Database : MEDLINE
Search on : cranial and nerve and injuries [Words]
References found : 9037 [refine]
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[PMID]: 29451668
[Au] Autor:Irugu DVK; Singh A; Ch S; Panuganti A; Acharya A; Varma H; Thota R; Falcioni M; Reddy S
[Ad] Address:Department of Otorhinolaryngology and Head & Neck Surgery, All India Institute of Medical Sciences, New Delhi, India.
[Ti] Title:Comparison between early and delayed facial nerve decompression in traumatic facial nerve paralysis - A retrospective study.
[So] Source:Codas;30(1):e20170063, 2018.
[Is] ISSN:2317-1782
[Cp] Country of publication:Brazil
[La] Language:eng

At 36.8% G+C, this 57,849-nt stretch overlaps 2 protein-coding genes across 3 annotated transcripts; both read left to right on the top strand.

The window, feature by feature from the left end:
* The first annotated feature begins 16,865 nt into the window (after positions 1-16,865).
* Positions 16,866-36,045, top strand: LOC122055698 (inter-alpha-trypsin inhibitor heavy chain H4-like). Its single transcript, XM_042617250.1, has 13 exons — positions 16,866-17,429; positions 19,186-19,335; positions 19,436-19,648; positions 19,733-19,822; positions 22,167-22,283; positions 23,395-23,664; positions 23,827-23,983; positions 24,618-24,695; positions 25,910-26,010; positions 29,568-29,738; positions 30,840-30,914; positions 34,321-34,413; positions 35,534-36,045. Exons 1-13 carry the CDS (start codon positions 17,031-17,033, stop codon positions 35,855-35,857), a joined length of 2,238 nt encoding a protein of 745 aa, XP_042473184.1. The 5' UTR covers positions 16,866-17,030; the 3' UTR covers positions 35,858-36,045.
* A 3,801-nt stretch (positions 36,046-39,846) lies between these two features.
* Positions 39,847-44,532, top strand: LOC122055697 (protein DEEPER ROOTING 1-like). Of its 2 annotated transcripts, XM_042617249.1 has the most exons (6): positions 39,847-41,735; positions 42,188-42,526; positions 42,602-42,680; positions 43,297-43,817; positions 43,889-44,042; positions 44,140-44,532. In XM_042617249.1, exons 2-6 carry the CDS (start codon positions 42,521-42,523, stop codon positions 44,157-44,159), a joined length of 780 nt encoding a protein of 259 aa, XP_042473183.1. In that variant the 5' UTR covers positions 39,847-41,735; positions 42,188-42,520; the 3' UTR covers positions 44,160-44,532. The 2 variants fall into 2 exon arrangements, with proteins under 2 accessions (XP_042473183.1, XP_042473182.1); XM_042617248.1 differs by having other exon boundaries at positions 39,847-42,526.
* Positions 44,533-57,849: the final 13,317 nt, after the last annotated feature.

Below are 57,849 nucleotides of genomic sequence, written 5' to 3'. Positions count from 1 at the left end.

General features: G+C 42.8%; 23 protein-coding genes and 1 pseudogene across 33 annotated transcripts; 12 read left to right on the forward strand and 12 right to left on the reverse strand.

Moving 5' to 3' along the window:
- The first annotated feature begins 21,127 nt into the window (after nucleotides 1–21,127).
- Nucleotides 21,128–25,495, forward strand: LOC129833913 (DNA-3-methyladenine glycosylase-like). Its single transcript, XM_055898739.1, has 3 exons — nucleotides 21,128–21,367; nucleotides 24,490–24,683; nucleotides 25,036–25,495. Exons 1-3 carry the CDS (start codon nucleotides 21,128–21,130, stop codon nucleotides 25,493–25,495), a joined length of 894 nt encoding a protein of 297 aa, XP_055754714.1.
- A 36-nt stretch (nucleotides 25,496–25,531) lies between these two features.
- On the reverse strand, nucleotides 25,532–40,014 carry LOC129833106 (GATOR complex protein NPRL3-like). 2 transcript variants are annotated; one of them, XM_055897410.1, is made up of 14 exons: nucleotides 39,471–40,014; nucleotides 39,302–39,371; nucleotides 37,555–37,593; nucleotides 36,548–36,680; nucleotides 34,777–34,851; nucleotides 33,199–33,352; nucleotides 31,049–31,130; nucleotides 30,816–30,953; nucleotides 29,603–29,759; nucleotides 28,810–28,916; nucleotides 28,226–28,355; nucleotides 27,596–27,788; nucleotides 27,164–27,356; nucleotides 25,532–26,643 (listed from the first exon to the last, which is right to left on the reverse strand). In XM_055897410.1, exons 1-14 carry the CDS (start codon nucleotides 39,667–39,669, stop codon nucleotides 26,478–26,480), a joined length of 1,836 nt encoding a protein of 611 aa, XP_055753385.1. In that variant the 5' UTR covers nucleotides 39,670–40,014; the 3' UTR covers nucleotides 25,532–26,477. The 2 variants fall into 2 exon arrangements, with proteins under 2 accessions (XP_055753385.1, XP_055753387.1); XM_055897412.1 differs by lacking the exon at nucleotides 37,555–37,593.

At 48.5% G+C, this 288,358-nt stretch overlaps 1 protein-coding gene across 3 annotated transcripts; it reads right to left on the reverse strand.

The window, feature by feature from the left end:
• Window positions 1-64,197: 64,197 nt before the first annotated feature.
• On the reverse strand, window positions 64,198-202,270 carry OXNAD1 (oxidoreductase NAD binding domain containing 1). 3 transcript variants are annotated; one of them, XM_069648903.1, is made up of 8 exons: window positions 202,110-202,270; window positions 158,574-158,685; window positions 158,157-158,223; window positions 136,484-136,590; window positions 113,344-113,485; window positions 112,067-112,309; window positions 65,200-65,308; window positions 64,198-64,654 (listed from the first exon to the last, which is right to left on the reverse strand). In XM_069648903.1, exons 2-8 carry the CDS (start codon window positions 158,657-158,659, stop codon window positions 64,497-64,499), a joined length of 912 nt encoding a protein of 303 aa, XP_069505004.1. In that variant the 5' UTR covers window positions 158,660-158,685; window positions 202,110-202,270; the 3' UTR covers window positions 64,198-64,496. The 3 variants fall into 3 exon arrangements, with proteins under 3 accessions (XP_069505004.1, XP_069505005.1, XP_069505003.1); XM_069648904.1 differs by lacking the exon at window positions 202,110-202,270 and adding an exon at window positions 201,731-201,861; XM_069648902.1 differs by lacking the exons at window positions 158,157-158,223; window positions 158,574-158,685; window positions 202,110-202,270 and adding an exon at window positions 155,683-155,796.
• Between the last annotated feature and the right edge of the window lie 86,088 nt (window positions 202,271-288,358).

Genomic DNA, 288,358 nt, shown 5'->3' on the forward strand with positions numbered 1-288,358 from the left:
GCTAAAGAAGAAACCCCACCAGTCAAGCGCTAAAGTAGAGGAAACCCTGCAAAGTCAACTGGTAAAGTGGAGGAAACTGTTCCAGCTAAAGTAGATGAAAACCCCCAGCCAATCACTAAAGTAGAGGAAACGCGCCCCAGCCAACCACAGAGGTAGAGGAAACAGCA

[Ab] Abstract:Purpose To study the intraoperative findings in case of early and delayed decompression of facial nerve paralysis and compare their results. Methods Retrospective data analysis of 23 cases of longitudinal temporal bone fracture with House-Brackmann grade V and VI facial nerve paralysis. All cases were thoroughly evaluated and underwent facial nerve decompression through the transmastoid approach. All cases were under regular follow-up till the date of manuscript submission. Results Clinical improvement of the facial nerve function was observed for early vs. delayed facial nerve decompression. In the early decompression group, facial nerve function improved to grade II in eight cases (80%) and grade III in two cases (20%), whereas in the delayed decompression group it improved to grade II in one case (7.70%), grade III in four cases (30.76%), grade IV in seven cases (53.84%), and grade V in one case (7.70%). Conclusions Early decompression of facial nerve provides better results than delayed decompression because it enables early expansion of the nerve.